We discussed the overall concept of Context two weeks ago in this post, and spent time looking at External Issues in this post; today we’re going to dig in to the topic of Internal Issues.

Context of the Organization – Internal Issues

Context requires an organization to “determine external and internal issues that are relevant to its purpose and that affect its ability to achieve the intended outcomes of its __________ management system.” (ISO 14001:2015 clause 4.1 – environmental; or DIS 45001 clause 4.1 – OH&S) or “are relevant to its purpose and its strategic direction and that affect its ability to achieve the intended result(s) of its quality management system” (ISO 9001:2015 clause 4.1)

All three standards stop there – no explanations, no definitions, just a few helpful notes.

Annex A to the rescue

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9001:2015 – no further guidance given in Annex A, although there is guidance in the Notes attached:

NOTE 1   Issues can include positive and negative factors or conditions for consideration.

NOTE 3   Understanding the internal context can be facilitated by considering issues related to values, culture, knowledge and performance of the organization.


14001:2015 – quite a bit of info – including lists of internal and external issues which can be relevant, including

context of the organization internal issues environmental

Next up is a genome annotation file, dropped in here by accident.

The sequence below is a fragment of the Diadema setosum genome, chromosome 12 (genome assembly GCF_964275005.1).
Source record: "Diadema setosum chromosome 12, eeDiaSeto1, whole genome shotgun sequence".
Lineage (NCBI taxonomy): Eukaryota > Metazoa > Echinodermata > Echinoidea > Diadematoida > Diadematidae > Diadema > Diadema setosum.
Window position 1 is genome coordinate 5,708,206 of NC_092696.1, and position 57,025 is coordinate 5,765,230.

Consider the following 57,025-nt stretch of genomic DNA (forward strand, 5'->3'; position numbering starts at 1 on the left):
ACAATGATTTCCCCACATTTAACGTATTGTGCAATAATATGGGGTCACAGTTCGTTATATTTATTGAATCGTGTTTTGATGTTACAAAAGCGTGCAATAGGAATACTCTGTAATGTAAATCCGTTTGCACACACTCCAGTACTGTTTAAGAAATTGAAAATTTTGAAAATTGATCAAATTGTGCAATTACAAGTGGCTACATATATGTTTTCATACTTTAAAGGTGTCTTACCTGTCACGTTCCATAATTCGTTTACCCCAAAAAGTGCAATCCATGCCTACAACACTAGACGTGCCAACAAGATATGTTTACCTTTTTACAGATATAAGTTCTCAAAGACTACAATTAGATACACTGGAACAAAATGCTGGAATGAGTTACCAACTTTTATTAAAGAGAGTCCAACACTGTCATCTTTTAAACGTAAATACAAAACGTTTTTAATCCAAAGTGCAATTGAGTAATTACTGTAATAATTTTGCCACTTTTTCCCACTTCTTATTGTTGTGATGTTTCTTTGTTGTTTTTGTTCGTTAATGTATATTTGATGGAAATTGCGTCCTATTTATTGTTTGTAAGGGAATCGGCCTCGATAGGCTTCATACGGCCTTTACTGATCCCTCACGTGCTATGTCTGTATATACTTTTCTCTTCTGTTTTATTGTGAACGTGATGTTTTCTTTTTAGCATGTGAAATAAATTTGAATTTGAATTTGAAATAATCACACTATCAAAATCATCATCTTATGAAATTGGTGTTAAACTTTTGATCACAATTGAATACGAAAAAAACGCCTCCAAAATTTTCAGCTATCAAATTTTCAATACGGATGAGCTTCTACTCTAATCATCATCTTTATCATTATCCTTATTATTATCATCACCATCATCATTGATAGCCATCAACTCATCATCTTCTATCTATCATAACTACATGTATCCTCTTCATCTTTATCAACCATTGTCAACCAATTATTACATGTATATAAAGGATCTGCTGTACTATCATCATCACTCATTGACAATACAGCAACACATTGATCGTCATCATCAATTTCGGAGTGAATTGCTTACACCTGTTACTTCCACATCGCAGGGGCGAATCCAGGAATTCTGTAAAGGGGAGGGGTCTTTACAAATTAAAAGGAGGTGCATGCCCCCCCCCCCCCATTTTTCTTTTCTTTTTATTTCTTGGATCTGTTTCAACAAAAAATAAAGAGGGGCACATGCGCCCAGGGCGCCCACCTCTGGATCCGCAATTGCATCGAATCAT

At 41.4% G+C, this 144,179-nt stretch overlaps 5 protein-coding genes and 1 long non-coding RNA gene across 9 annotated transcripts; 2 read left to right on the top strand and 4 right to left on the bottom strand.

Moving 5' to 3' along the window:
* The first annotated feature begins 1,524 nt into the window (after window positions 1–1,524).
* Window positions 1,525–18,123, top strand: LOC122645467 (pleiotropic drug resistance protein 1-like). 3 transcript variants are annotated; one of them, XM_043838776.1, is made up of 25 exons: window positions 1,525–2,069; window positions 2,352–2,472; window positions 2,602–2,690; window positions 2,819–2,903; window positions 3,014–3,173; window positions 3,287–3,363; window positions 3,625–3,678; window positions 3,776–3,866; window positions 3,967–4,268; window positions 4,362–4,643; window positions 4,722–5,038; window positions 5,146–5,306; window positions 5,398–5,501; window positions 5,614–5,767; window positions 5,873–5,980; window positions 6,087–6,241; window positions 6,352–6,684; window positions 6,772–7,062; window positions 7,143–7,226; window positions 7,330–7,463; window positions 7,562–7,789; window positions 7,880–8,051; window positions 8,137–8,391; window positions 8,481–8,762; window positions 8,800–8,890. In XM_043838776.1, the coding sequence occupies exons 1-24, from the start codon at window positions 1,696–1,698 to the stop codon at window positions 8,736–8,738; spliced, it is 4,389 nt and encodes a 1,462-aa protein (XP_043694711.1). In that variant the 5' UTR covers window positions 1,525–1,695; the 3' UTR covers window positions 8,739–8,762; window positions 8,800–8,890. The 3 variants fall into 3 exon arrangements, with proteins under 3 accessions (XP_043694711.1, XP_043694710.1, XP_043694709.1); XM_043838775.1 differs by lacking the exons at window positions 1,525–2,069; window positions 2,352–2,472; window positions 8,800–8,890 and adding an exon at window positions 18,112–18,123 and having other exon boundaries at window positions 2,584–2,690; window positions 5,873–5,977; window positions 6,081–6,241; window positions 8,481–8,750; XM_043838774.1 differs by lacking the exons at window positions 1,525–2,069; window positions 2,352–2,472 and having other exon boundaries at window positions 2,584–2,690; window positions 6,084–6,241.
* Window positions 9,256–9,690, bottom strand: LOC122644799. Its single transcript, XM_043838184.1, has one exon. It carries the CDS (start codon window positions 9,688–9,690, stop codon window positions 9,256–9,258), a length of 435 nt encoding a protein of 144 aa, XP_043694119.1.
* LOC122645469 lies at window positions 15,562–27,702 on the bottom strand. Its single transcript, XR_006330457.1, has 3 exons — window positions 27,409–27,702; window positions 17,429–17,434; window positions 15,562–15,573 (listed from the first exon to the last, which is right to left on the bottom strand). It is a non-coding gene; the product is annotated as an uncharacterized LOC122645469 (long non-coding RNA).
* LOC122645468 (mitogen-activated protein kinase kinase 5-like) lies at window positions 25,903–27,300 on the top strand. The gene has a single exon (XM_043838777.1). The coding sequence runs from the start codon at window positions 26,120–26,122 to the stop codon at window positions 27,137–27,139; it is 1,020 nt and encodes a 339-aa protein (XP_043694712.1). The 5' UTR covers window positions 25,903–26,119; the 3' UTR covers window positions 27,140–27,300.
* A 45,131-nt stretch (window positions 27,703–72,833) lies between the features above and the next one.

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c) the internal characteristics or conditions of an organization, such as its activities, products and services, strategic direction, culture and capabilities (i.e. people, knowledge, processes, and systems).




DIS 45001:2016 has even more helpful information –

b) internal context issues, such as:

  1. context of the organization internal issues DIS 45001 ISO 45001 worksers

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    governance, organizational structure, roles and accountabilities;

  2. policies, objectives and the strategies that are in place to achieve them;
  3. the capabilities, understood in terms of resources, knowledge and competence (for example capital, time, human resources, processes, systems and technologies);
  4. information systems, information flows and decision-making processes (both formal and informal);

    context of the organization internal issues new products services

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  5. introduction of new products, services, new tools, new software, new premises and equipment;
  6. relationships with, and perceptions and values of workers;
  7. the culture in the organization (see A.5.1);
  8. standards, guidelines and models adopted by the organization;
  9. the form and extent of contractual relationships, including for example outsourced activities;
  10. working time arrangements;
  11. changes in relation to any of the above.

As a result of these lists, you can now determine which of these are relevant, and then determine who we’re talking about when we look at whether these internal forces impact the organization or not.  (When we are going through an implementation on site, we spend about 2 hours identifying who fits in to each of these categories, in an effort to ensure that we are considering ALL before we are determining relevance; this helps to demonstrate that the organization has taken everything into account when determining relevance.)